RERUM researchers joined a UK Science & Innovation Network-sponsored visit to Chicago (7-11 March 2016). Dr Theo Tryfonas led the delegation and represented RERUM along with Dr Georgios Papadopoulos. Other members of the delegation were Dr Philippa Bayley, Manager of the Cabot Institute, Ms Rebecca di Corpo, Knowledge Exchange Project Manager with Research & Enterprise Development and post-doctoral researchers Dr Xenofon Fafoutis from the SPHERE project and Dr Aksel Ersoy from the ICIF project (photo).
The delegation was hosted by Argonne Labs, who are developing the Array of Things city sensing platform jointly with the University of Chicago, School of the Art Institute of Chicago and the City of Chicago. AoT is funded by a $3.1M NSF grant to develop open source and open hardware outdoor sensing technologies and deploy 500 devices in the city of Chicago. The prototype sensing nodes incorporate various sensing technologies, including temperature sensors, humidity sensors, light level sensors, infrared light sensors, pressure sensors, vibration sensors, air quality sensors, and particulate matter sensors. During the visit, the delegation also visited:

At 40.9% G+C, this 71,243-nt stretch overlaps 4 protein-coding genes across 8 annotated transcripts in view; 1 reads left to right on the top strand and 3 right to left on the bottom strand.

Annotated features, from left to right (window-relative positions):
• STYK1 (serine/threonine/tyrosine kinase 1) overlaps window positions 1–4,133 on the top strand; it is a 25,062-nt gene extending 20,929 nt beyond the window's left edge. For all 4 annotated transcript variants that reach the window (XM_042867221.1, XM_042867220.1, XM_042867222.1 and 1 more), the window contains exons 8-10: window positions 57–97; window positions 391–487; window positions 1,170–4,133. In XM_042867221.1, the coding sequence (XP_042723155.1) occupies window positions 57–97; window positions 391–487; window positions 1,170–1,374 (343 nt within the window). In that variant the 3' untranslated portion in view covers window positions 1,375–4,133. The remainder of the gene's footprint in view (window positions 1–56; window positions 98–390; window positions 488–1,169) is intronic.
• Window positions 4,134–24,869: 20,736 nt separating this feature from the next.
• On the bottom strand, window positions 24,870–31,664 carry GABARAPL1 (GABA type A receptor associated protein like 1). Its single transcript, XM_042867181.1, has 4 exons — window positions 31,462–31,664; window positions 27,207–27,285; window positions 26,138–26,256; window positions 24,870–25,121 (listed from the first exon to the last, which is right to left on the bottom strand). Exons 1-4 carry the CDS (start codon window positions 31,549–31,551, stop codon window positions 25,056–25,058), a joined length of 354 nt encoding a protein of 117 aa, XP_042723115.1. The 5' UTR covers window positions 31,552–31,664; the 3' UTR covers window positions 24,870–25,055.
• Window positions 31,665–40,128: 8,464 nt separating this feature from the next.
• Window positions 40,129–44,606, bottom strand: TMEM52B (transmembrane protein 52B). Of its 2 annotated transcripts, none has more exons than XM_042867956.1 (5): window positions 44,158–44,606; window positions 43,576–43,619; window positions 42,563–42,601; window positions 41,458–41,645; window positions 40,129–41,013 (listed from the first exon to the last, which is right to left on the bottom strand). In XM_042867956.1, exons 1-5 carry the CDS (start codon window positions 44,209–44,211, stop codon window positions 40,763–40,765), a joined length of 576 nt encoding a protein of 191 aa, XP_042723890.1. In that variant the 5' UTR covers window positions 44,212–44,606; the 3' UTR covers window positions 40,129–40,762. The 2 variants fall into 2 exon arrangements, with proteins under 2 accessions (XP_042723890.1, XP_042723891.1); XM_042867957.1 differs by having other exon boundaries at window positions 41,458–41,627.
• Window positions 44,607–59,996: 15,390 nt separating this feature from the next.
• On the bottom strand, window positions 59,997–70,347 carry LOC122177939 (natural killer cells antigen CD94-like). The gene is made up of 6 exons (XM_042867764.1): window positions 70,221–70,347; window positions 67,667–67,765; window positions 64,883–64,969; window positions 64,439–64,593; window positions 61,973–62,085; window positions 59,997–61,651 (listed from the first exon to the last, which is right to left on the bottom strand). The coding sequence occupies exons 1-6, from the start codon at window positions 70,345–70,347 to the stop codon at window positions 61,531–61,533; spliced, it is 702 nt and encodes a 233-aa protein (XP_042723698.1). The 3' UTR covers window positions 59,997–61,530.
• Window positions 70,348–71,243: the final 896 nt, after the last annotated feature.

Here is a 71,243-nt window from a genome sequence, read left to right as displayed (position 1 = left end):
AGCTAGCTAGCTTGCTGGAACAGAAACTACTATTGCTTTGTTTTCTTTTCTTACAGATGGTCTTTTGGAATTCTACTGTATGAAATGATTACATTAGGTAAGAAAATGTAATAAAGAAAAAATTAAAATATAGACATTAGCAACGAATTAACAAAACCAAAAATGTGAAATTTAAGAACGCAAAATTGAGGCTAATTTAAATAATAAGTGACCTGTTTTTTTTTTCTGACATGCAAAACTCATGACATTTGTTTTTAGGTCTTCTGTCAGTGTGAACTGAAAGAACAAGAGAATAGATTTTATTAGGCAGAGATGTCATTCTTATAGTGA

- Lane Tech High School, who are piloting sensing technology in their school environment. Lane Tech is the largest high school in Chicago and one of the largest in the country with 4,500 students. The school is collaborating with the School of the Art Institute of Chicago and the Array of Things (AoT) project at Argonne Labs on their own pilot project called the ‘Lane of Things’. The idea is for students to build and programme their own wireless sensors to be deployed around the school and to address issues that concern and interest them.
- The School of the Art Institute of Chicago, a collaborator of the Array of Things project; and Arup, a British construction firm that specialises in Smart Buildings. The delegation also attended an event on Smart Water infrastructures organised by BuiltWorlds.
- Matter, a Chicago-based incubator dedicated to digital healthcare technologies. It was a unique opportunity to discuss the potential challenges and benefits of modern technologies to healthcare systems, and identify potential partnership models between Matter and the University of Bristol.